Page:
News & Events

Caritas on track to be in the black

Health network shifts costs, care
By Robert Weisman
Globe Staff / August 31, 2009

With economic pressures on Massachusetts hospitals starting to ease, the strongest recovery may be taking place at an organization that was one of the weakest financially: Caritas Christi Health Care.
By aggressively cutting costs and boosting revenue from medical care, the Boston-based Catholic hospital chain is on track to post operating income of $31.1 million for the fiscal year ending Sept. 30, compared to a $20.4 million loss last year.

The anticipated swing of more than $50 million has been achieved through a series of moves, Caritas officials said. The chain consolidated operations at its six Eastern Massachusetts hospitals, cut jobs and froze salaries, negotiated higher reimbursement rates from insurers, and recruited more specialists to perform more complex – and profitable – procedures. A new urology group, for instance, has performed hundreds of prostate operations this year.

“We literally dismantled and reengineered everything to be more efficient,’’ said chief executive Ralph de la Torre, who was hired in April 2008 to run the state’s second-largest hospital group, which includes St. Elizabeth’s Medical Center in Brighton and Caritas Carney Hospital in Dorchester.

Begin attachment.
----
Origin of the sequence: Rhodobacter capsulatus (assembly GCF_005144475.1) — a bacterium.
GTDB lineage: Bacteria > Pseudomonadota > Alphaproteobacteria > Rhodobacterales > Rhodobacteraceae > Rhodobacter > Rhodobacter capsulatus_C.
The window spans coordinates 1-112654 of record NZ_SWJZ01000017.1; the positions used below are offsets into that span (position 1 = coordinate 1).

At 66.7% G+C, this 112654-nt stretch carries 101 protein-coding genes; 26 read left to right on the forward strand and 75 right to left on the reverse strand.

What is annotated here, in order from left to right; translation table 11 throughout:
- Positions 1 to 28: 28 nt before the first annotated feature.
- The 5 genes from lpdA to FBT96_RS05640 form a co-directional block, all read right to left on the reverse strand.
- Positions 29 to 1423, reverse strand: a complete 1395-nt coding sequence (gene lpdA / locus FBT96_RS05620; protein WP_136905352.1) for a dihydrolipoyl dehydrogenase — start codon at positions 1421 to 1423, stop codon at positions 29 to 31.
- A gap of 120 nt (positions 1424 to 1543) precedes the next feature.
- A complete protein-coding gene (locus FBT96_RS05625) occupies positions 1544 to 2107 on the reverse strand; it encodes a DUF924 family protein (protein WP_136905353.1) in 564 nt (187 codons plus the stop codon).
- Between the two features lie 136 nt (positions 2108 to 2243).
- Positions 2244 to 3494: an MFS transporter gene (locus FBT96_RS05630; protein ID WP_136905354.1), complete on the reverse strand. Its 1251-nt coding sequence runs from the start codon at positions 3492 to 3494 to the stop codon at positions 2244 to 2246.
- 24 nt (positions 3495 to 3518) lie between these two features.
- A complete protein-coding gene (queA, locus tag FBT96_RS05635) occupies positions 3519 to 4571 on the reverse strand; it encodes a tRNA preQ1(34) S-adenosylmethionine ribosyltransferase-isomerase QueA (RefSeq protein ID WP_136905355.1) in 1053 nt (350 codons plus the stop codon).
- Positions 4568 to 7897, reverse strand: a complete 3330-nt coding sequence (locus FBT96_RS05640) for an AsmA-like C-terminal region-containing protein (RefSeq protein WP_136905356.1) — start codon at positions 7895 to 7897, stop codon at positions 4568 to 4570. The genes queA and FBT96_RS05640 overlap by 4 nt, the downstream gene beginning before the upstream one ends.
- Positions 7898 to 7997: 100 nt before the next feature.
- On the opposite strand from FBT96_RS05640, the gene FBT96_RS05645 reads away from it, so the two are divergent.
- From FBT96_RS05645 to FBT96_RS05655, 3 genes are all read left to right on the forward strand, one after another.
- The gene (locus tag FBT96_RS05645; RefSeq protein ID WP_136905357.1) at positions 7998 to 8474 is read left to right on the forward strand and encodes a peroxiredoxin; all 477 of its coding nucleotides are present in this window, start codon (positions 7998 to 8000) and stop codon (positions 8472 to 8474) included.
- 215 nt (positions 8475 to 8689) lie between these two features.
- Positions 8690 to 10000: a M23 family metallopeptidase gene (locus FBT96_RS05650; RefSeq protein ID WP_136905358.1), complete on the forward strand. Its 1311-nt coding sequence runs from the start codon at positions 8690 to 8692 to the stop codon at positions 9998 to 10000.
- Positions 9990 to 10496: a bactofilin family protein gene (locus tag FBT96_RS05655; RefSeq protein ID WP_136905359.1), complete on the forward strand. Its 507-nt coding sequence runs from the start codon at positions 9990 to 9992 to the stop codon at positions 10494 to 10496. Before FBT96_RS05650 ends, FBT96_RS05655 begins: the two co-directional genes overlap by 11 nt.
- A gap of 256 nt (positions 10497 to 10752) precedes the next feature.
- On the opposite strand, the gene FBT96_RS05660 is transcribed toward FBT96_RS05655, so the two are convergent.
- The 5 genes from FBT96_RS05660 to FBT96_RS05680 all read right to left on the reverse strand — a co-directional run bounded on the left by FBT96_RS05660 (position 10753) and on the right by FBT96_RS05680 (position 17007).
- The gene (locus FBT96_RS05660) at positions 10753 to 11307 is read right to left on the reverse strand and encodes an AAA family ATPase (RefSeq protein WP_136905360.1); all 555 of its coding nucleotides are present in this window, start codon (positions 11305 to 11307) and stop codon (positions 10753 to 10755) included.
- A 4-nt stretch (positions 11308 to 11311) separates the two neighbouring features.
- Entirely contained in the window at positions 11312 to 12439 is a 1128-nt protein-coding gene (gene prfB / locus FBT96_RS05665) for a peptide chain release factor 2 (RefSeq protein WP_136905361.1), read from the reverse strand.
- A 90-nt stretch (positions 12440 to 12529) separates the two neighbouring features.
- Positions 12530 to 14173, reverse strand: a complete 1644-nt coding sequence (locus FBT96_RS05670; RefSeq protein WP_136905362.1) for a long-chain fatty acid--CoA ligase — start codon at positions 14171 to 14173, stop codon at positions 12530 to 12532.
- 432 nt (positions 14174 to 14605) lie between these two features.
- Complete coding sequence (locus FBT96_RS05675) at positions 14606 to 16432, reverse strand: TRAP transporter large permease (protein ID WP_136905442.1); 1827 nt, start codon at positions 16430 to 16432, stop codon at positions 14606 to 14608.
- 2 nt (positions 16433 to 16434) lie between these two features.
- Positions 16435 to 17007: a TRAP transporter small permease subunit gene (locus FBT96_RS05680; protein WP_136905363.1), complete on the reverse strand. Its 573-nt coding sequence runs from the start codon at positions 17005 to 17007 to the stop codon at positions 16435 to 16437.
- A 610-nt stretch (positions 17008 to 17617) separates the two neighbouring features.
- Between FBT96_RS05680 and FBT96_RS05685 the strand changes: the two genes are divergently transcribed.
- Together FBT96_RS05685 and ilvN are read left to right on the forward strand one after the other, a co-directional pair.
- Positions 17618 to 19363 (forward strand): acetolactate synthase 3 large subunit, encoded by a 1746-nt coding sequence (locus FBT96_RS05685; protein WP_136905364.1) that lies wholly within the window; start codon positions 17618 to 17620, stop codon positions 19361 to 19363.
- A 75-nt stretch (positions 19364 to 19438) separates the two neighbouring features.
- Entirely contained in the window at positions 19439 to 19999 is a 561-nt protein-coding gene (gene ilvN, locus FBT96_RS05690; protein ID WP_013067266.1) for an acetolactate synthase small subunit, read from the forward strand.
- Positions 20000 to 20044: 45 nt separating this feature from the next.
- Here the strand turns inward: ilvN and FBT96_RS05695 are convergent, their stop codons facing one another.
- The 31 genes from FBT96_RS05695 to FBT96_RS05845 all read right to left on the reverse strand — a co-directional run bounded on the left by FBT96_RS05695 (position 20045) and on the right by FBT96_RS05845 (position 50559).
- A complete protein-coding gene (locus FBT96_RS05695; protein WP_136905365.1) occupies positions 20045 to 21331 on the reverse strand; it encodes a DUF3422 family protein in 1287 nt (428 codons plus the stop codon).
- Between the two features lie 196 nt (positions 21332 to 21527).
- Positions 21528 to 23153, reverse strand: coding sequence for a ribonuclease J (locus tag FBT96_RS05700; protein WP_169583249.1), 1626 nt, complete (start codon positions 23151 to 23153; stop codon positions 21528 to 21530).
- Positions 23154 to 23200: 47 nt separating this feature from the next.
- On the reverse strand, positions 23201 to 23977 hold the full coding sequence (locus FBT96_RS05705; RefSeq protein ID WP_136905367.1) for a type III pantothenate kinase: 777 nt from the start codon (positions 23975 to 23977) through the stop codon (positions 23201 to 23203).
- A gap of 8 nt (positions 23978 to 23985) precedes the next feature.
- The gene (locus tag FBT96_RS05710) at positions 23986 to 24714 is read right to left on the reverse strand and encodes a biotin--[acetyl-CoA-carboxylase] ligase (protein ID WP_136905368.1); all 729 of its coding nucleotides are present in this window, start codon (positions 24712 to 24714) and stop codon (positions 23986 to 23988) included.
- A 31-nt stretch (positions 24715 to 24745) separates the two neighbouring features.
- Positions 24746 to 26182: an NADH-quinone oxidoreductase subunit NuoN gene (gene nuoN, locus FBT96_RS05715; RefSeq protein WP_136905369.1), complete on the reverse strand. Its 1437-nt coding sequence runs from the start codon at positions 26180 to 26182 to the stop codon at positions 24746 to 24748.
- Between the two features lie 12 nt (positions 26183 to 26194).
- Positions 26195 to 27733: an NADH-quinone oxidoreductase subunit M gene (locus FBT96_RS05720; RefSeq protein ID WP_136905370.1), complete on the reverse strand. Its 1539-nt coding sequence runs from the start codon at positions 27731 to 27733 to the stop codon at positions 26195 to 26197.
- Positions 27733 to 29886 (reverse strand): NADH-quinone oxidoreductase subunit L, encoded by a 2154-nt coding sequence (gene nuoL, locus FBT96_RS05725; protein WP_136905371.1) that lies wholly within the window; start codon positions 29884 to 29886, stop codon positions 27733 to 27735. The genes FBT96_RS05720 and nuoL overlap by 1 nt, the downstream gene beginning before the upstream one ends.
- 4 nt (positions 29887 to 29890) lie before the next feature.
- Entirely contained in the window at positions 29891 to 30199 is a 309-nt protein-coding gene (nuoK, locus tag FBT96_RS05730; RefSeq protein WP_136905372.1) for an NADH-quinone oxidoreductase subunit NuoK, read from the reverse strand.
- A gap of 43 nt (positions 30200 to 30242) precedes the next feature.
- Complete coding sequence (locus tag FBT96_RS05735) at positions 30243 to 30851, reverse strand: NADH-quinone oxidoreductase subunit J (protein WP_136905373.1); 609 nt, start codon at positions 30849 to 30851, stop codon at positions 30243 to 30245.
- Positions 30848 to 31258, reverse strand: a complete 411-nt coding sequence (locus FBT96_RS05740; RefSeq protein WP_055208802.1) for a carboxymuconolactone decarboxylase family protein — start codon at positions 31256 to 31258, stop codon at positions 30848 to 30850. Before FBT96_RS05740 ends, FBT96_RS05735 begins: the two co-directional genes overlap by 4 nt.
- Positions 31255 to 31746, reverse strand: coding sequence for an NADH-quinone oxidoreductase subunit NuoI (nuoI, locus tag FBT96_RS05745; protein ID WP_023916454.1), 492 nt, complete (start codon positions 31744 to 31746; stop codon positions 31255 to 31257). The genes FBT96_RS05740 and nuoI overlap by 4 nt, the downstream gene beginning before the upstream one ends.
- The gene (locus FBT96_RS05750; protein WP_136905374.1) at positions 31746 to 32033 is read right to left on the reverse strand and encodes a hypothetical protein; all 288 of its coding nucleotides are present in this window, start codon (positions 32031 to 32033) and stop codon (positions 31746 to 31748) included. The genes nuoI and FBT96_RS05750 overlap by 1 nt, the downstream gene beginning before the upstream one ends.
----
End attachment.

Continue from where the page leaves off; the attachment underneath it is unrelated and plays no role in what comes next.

Two years ago, Caritas’s weak financial condition led to the collapse of a tentative deal for it to be acquired by Ascension Health of St. Louis. Other health care providers also have been struggling because of the slumping economy, which caused a drop in the number of admissions and elective surgeries and battered investment income.

Partners HealthCare, the state’s largest health care system, had an $18 million deficit through the first nine months of its fiscal year, largely because of a hit to its investment portfolio. But with the economy strengthening, Partners believes it might be able to avoid the first annual loss in the company’s 15-year history. Beth Israel Deaconess Medical Center in Boston, which had been on track to lose $20 million this year, now hopes to break even after cutting costs and consolidating research operations.

Caritas Christi executives said the system has stabilized its finances by becoming more efficient, citing moves including bulk purchasing and inventory tracking, more effective billing, and renegotiated rates with Blue Cross and Blue Shield of Massachusetts and other health plans. Over the past year, Caritas has hired more than 75 primary care physicians and specialists to perform “high-value’’ care, which can be billed at higher rates. At the same time, it has eliminated 200 jobs – including doctors, nurses, and administrators – frozen salaries, and trimmed retirement benefits.

“We drove a lot of costs out of the system,’’ said James J. Karam, chairman of the Caritas board of governors. “It creates a lot of pain initially, but now the hospitals are starting to see the results.’’